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Help me get to grad school...

gunitogunito Posts: 5Registered User New Member
edited November 2009 in Graduate School
I graduated this may with a 2.2 gpa, horrible, i know. Over the past month ive realized the the only thing im passionate about is psychology. Ideally id like to get into neuropsych or behavioral neuroscience. I thought about getting a 2nd degree, but i dont know if that will help. I moved away from where i attended school, so i dont know how to get my grades up. What can i do to go to grad school?
Post edited by gunito on
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Replies to: Help me get to grad school...

  • asian75asian75 Posts: 448Registered User Member
    no where. I am sorry, but most program require 3.0 to apply. Look for some state school in midwest maybe
  • ticklemepinkticklemepink Posts: 2,764Registered User Senior Member
    2.2 is not acceptable. You might want to consider going for a 2nd degree to bring it up to 3.0 or higher in order to get into any masters programs. Was your major in psych? If so, consider a related field like neuroscience or sociology or something like that.

    Also, what would you want to do with a graduate degree in psychology? You can still work in clinics as aissistants to beef up your work experience.
  • MomwaitingfornewMomwaitingfornew Posts: 5,821Super Moderator Senior Member
    Why would you want to go back to school after having struggled? Graduate school is much more intense than undergraduate.

    I suggest that you try to work for a bit (I know -- the job market is tough). Then take some courses at a respected university/college that are specific to the field you want to study so you can get your GPA up. If you don't get As and high Bs in those courses, then you'll have to accept that advanced study in that field isn't going to happen. You also might want to do some soul searching about why you had a 2.2. Was it because you partied too hard? Or was your major wrong? Did you not yet have the correct critical thinking skills? Did you simply hate studying or going to class? Once you have your answers, I think you can begin to formulate a plan.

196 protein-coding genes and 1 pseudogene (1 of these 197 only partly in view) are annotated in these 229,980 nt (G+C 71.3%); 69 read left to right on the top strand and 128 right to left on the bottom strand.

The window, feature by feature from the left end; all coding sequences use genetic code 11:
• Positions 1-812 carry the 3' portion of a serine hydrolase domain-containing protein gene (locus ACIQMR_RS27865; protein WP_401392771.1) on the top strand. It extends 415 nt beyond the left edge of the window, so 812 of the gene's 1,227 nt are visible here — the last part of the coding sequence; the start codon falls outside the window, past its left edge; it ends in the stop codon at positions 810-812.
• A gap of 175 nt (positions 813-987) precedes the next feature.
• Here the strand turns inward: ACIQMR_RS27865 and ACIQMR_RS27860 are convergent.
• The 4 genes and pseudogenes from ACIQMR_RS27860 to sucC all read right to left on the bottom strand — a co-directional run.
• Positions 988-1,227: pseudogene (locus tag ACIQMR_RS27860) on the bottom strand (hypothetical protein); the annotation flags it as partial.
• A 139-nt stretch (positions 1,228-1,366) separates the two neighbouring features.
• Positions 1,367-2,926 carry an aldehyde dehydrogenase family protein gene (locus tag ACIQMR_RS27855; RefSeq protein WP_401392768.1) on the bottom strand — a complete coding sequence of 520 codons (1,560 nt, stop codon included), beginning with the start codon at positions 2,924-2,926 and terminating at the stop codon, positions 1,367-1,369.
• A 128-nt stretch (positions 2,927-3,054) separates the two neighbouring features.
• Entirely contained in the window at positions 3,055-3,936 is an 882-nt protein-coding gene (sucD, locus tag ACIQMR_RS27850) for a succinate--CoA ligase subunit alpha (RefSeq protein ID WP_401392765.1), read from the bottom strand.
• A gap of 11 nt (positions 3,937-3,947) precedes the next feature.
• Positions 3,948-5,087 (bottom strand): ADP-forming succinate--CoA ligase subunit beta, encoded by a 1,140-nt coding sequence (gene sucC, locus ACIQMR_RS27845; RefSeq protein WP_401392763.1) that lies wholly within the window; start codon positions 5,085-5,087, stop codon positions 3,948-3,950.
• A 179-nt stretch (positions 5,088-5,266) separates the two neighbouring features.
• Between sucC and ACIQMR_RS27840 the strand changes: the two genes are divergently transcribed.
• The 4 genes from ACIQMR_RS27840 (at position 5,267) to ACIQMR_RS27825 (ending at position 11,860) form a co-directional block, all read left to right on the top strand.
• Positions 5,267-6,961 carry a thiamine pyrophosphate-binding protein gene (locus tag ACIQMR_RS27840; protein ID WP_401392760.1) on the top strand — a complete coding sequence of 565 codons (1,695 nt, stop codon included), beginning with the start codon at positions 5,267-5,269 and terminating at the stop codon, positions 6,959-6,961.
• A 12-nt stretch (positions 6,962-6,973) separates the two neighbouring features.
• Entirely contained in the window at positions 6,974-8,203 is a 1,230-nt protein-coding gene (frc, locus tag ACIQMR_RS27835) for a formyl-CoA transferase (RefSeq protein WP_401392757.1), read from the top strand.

If you haven't taken upper level courses in psychology, then you probably don't have a solid idea of the field. Intro courses give only give you a taste. My D had no less than four friends who arrived at college wanting to major in psych. After the intro class, two decided it wasn't for them. The other two changed their plans after taking one or two more specific courses. My D, who considered it herself, discovered after taking upper level courses that she didn't like the "soft science" of much of psych and instead landed in the related, part-psychology neuroscience department where biology and chemistry play larger roles. You really have to get deep into a field and do well in it before you can determine whether it's for you.
  • Mr.ZooMr.Zoo Posts: 248Registered User Junior Member
    "GPA minimum requirement" is designed for people exactly like you----do not have any plans for life and dream of something you do not deserve

    Sorry for being mean, but you need to suffer the consequence of your own behavior

    to asian: I went to Ohio State, which is a state school in midwest, no way in hell he can get in :D
  • asian75asian75 Posts: 448Registered User Member
    Oh I didn't know that Ohio State has a minimum GPA requirement
  • Mr.ZooMr.Zoo Posts: 248Registered User Junior Member
    asian boi that's pretty mean man, dont look down on midwest schools!

    here is some real data, from: http://www.psy.ohio-state.edu/graduate/
    In considering your application for admission, we will pay close attention to the following:

    * Your undergraduate transcript, including grade point average and courses, and the quality of the undergraduate training you received. You must supply complete transcripts of all previous academic training, including the first semester or quarter of the senior year, if possible. We normally require at least a 3.2 average for admission, but an average higher than 3.2 will not guarantee admission.

    usually on admission office they will not set a hard in stone "minimum GPA requirement", reason is so they can recruit certain "special" person they want without breaking the rules, but the above guideline is clear enough on the GPA requirement, so unless your dad is George Bush, you will get filtered out the first round
  • sarbruissarbruis Posts: 290Registered User Junior Member